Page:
In December 2007, FDA signed a Memorandum of Agreement (MOA) with AQSIQ to enhance the safety of food products traded between the United States and China and to provide a framework to address mutual food safety concerns. The agreement committed the two countries to form a working group to develop and implement a food safety plan. As part of this plan, the United States agreed to train Chinese officials on U.S. regulatory requirements, focusing on inspections, risk assessments, and laboratory testing standards.
2009 CVM-Guangdong CIQ Workshop
The idea for a food safety workshop between the United States and China started at the Codex Task Force on Antimicrobial Resistance meeting in the Republic of Korea in October 2008. At that meeting, representatives of the Guangdong CIQ expressed an interest in having CVM participate in a workshop to address important food safety concerns. The initiative for this joint workshop was fully supported by both AQSIQ headquarters in China and FDA’s Office of International Programs, including the Director of the FDA China Office and the FDA Deputy Commissioner for International Programs.
The workshop, held by the Guangdong CIQ in Guangzhou, China, focused on detecting antimicrobial drug residues and antimicrobial resistant microorganisms in food made from animals.
At the workshop, CVM presented on several topics, including updates on current laboratory methods to detect drug residues and antimicrobial resistant microorganisms in food made from animals; risk assessment principles and procedures; field monitoring and compliance programs; and CVM’s international activities related to food safety and the approval of drugs used in food-producing animals.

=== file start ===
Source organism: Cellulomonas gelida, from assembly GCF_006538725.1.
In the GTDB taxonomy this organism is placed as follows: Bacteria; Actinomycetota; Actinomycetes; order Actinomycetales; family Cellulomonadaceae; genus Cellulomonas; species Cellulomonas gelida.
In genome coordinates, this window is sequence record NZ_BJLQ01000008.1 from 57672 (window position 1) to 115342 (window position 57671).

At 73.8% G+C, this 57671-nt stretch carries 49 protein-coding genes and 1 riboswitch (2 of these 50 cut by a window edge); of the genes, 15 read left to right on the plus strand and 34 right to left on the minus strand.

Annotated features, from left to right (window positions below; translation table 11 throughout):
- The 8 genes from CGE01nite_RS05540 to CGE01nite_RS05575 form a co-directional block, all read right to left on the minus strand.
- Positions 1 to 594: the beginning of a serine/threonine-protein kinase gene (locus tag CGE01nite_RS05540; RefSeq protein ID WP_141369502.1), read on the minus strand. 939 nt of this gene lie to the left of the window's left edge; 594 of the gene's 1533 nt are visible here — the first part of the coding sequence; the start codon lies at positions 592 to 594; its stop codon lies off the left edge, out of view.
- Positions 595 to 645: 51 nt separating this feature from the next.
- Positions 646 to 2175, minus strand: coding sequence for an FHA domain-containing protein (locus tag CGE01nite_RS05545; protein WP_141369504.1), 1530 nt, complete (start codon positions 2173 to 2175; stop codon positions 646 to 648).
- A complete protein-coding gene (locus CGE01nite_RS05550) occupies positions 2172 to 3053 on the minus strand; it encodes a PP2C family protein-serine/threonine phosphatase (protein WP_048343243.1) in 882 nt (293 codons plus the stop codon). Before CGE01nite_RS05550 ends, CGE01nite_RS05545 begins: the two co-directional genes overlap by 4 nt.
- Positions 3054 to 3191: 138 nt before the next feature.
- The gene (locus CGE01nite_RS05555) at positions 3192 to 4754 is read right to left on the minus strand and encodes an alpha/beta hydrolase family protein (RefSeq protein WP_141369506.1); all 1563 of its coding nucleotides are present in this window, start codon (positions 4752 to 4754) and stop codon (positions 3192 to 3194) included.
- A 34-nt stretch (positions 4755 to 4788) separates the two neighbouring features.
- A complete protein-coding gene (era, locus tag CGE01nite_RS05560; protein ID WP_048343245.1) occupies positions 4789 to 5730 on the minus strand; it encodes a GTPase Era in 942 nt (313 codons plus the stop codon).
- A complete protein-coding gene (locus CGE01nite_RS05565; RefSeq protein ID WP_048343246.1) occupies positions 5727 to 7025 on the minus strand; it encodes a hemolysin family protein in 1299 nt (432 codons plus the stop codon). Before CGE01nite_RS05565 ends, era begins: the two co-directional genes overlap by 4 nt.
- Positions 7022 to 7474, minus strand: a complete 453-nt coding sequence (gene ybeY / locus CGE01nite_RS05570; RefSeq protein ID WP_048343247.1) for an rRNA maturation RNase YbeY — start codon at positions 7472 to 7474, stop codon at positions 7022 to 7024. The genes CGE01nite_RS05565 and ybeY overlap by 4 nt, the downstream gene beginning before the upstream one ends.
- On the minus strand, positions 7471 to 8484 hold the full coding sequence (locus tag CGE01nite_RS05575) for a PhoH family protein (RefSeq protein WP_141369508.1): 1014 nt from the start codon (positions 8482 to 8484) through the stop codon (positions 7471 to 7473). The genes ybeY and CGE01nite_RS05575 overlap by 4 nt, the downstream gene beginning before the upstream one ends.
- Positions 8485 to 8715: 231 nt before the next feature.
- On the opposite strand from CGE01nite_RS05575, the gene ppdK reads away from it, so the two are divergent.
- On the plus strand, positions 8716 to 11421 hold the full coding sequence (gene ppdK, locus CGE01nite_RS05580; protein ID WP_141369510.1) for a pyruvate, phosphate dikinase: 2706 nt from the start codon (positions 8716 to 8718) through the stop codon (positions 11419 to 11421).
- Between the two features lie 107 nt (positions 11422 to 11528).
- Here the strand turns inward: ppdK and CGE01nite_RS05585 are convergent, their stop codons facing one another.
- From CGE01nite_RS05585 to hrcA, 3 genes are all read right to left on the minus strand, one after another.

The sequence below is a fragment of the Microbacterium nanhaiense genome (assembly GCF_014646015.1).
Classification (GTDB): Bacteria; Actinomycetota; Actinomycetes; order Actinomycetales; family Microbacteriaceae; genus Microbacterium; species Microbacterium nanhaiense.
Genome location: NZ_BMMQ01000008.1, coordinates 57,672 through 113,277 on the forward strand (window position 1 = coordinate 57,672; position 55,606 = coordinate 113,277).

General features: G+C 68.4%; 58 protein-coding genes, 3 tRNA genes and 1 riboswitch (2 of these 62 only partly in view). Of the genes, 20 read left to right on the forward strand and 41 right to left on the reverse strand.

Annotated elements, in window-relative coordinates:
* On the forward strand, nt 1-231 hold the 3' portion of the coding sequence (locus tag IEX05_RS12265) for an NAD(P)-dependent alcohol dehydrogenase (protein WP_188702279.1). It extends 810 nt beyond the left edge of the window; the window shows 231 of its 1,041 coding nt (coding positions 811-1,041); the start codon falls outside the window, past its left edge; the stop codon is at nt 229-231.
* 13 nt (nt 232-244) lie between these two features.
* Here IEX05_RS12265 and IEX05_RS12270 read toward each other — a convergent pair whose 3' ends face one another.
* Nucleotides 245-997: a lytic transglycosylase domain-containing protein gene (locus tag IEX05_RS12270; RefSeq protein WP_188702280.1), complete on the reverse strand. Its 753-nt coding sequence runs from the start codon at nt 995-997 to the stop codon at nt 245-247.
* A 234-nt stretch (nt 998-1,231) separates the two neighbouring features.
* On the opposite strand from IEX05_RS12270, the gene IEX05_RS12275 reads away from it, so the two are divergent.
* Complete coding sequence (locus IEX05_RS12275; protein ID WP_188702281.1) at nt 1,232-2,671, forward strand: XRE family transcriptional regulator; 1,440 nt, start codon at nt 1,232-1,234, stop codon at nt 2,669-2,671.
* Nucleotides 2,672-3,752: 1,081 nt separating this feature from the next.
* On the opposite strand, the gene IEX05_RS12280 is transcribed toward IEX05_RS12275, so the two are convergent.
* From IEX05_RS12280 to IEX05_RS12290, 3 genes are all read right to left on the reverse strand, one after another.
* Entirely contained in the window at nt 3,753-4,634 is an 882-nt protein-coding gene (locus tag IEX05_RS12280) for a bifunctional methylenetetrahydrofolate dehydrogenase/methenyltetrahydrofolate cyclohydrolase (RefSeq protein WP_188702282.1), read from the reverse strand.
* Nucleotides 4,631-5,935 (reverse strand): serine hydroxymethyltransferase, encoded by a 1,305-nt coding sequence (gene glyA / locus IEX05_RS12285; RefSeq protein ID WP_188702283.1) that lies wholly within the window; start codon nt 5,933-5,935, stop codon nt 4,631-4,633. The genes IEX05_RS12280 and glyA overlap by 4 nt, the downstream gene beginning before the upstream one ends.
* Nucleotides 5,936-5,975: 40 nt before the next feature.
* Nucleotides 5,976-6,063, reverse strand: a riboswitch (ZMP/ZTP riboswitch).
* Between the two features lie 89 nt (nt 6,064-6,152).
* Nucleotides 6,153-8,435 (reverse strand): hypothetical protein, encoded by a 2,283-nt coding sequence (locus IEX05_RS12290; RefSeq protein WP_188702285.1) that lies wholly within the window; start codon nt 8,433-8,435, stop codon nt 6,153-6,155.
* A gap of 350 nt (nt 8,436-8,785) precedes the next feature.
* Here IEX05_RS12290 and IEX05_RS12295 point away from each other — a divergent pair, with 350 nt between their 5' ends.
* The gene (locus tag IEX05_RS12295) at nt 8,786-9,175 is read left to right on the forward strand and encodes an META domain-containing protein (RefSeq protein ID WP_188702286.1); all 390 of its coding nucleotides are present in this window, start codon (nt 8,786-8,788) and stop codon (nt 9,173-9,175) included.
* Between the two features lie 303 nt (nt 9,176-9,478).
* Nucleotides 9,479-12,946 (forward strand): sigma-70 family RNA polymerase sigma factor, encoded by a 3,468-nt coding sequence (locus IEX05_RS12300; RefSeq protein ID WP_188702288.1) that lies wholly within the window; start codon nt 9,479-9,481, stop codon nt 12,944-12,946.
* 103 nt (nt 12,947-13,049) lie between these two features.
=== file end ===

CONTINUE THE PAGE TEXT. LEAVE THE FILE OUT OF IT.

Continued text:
More than 130 Chinese food safety experts, from 20 major cities in Guangdong Province and other locations around China, attended the workshop. Attendees were food safety laboratory personnel, senior regulatory officials, and researchers. Some of the attendees were from various Chinese government agencies, including the Ministry of Health, the Ministry of Agriculture, and AQSIQ headquarters. Academic institutions, industry, and the Government of Hong Kong were also represented. The participants asked many relevant and thoughtful questions which resulted in extensive discussions during and after the workshop. There were also a number of requests for continued exchange of scientific and regulatory information about food safety.
The workshop came at an opportune time for discussing risk-assessment principles and other technical expertise relating to food safety because it occurred shortly after China’s new food safety law took effect. The law mandates China to adopt risk-assessment approaches for food safety on a national level. CVM’s experience in applying a risk-assessment approach to drug approval decisions is especially helpful as China works to establish new food safety procedures. China wants to learn more from CVM about how these risk-assessments were implemented and how they are used in CVM’s review and approval of antimicrobial drugs for food-producing animals.